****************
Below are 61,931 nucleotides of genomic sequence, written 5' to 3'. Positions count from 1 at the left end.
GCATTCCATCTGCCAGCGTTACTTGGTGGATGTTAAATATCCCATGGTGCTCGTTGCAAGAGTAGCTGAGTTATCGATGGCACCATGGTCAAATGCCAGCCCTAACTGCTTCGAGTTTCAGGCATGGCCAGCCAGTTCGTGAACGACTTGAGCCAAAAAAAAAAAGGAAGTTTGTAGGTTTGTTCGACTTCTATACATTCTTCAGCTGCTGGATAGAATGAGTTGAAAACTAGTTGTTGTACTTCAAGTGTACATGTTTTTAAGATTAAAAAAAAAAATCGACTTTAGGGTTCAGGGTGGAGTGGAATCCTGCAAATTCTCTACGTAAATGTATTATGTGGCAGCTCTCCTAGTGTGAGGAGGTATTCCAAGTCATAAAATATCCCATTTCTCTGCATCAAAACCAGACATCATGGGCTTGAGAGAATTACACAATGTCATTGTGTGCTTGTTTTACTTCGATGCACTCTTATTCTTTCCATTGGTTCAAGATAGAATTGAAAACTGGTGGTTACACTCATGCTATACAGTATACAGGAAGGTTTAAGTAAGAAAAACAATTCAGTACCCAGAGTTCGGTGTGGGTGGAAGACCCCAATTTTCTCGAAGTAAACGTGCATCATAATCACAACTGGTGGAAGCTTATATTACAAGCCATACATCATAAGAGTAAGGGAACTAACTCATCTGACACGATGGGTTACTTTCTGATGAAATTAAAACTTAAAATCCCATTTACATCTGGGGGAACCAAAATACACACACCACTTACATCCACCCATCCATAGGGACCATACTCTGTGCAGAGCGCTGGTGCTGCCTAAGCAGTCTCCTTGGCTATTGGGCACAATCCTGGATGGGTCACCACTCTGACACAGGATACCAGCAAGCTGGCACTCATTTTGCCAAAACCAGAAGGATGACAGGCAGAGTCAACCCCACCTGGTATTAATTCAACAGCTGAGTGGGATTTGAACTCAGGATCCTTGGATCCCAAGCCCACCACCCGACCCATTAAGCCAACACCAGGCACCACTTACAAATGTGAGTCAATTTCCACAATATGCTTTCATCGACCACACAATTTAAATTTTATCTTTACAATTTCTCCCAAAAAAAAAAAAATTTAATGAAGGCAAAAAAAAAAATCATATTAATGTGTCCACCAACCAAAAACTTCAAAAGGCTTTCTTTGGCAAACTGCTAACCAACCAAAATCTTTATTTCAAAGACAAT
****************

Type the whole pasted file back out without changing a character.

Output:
Below are 61,931 nucleotides of genomic sequence, written 5' to 3'. Positions count from 1 at the left end.
GCATTCCATCTGCCAGCGTTACTTGGTGGATGTTAAATATCCCATGGTGCTCGTTGCAAGAGTAGCTGAGTTATCGATGGCACCATGGTCAAATGCCAGCCCTAACTGCTTCGAGTTTCAGGCATGGCCAGCCAGTTCGTGAACGACTTGAGCCAAAAAAAAAAAGGAAGTTTGTAGGTTTGTTCGACTTCTATACATTCTTCAGCTGCTGGATAGAATGAGTTGAAAACTAGTTGTTGTACTTCAAGTGTACATGTTTTTAAGATTAAAAAAAAAAATCGACTTTAGGGTTCAGGGTGGAGTGGAATCCTGCAAATTCTCTACGTAAATGTATTATGTGGCAGCTCTCCTAGTGTGAGGAGGTATTCCAAGTCATAAAATATCCCATTTCTCTGCATCAAAACCAGACATCATGGGCTTGAGAGAATTACACAATGTCATTGTGTGCTTGTTTTACTTCGATGCACTCTTATTCTTTCCATTGGTTCAAGATAGAATTGAAAACTGGTGGTTACACTCATGCTATACAGTATACAGGAAGGTTTAAGTAAGAAAAACAATTCAGTACCCAGAGTTCGGTGTGGGTGGAAGACCCCAATTTTCTCGAAGTAAACGTGCATCATAATCACAACTGGTGGAAGCTTATATTACAAGCCATACATCATAAGAGTAAGGGAACTAACTCATCTGACACGATGGGTTACTTTCTGATGAAATTAAAACTTAAAATCCCATTTACATCTGGGGGAACCAAAATACACACACCACTTACATCCACCCATCCATAGGGACCATACTCTGTGCAGAGCGCTGGTGCTGCCTAAGCAGTCTCCTTGGCTATTGGGCACAATCCTGGATGGGTCACCACTCTGACACAGGATACCAGCAAGCTGGCACTCATTTTGCCAAAACCAGAAGGATGACAGGCAGAGTCAACCCCACCTGGTATTAATTCAACAGCTGAGTGGGATTTGAACTCAGGATCCTTGGATCCCAAGCCCACCACCCGACCCATTAAGCCAACACCAGGCACCACTTACAAATGTGAGTCAATTTCCACAATATGCTTTCATCGACCACACAATTTAAATTTTATCTTTACAATTTCTCCCAAAAAAAAAAAAATTTAATGAAGGCAAAAAAAAAAATCATATTAATGTGTCCACCAACCAAAAACTTCAAAAGGCTTTCTTTGGCAAACTGCTAACCAACCAAAATCTTTATTTCAAAGACAAT